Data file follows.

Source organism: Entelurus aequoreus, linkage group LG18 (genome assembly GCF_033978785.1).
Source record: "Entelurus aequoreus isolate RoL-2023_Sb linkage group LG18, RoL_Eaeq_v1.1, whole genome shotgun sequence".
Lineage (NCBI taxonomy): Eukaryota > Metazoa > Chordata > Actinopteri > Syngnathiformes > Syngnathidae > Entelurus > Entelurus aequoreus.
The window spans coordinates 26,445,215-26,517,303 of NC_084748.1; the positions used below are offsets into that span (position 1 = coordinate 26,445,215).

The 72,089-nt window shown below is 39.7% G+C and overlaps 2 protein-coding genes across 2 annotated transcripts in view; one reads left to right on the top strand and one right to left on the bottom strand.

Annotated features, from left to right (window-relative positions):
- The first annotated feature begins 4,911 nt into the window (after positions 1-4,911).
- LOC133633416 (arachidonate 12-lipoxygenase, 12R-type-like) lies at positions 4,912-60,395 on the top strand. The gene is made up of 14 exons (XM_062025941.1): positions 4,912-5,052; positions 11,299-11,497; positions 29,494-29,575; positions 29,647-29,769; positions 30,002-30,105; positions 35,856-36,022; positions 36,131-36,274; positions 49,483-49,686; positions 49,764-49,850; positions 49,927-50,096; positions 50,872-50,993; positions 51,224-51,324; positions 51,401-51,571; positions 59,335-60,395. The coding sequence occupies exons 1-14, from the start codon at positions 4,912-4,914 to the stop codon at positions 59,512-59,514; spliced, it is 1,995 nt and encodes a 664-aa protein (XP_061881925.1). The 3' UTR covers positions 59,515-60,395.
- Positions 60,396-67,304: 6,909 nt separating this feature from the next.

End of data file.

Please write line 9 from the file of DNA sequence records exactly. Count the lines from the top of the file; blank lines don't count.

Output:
- Positions 60,396-67,304: 6,909 nt separating this feature from the next.